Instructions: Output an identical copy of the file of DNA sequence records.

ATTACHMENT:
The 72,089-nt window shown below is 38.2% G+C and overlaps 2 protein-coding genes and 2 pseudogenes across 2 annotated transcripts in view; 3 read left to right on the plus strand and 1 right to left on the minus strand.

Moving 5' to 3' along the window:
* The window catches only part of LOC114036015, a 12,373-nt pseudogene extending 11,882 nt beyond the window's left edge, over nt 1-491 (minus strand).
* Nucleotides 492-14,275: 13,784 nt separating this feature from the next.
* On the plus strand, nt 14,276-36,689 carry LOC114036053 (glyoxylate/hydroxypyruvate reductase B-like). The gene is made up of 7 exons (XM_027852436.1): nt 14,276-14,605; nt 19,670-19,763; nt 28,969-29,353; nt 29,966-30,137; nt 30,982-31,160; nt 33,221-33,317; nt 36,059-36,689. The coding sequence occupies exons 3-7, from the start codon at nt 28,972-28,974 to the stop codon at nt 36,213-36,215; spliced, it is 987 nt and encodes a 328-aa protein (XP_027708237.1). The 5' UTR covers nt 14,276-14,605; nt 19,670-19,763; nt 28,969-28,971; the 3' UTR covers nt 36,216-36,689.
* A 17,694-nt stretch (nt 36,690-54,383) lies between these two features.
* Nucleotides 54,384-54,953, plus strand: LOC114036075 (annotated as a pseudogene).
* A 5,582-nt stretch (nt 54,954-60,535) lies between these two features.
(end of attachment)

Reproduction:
The 72,089-nt window shown below is 38.2% G+C and overlaps 2 protein-coding genes and 2 pseudogenes across 2 annotated transcripts in view; 3 read left to right on the plus strand and 1 right to left on the minus strand.

Moving 5' to 3' along the window:
* The window catches only part of LOC114036015, a 12,373-nt pseudogene extending 11,882 nt beyond the window's left edge, over nt 1-491 (minus strand).
* Nucleotides 492-14,275: 13,784 nt separating this feature from the next.
* On the plus strand, nt 14,276-36,689 carry LOC114036053 (glyoxylate/hydroxypyruvate reductase B-like). The gene is made up of 7 exons (XM_027852436.1): nt 14,276-14,605; nt 19,670-19,763; nt 28,969-29,353; nt 29,966-30,137; nt 30,982-31,160; nt 33,221-33,317; nt 36,059-36,689. The coding sequence occupies exons 3-7, from the start codon at nt 28,972-28,974 to the stop codon at nt 36,213-36,215; spliced, it is 987 nt and encodes a 328-aa protein (XP_027708237.1). The 5' UTR covers nt 14,276-14,605; nt 19,670-19,763; nt 28,969-28,971; the 3' UTR covers nt 36,216-36,689.
* A 17,694-nt stretch (nt 36,690-54,383) lies between these two features.
* Nucleotides 54,384-54,953, plus strand: LOC114036075 (annotated as a pseudogene).
* A 5,582-nt stretch (nt 54,954-60,535) lies between these two features.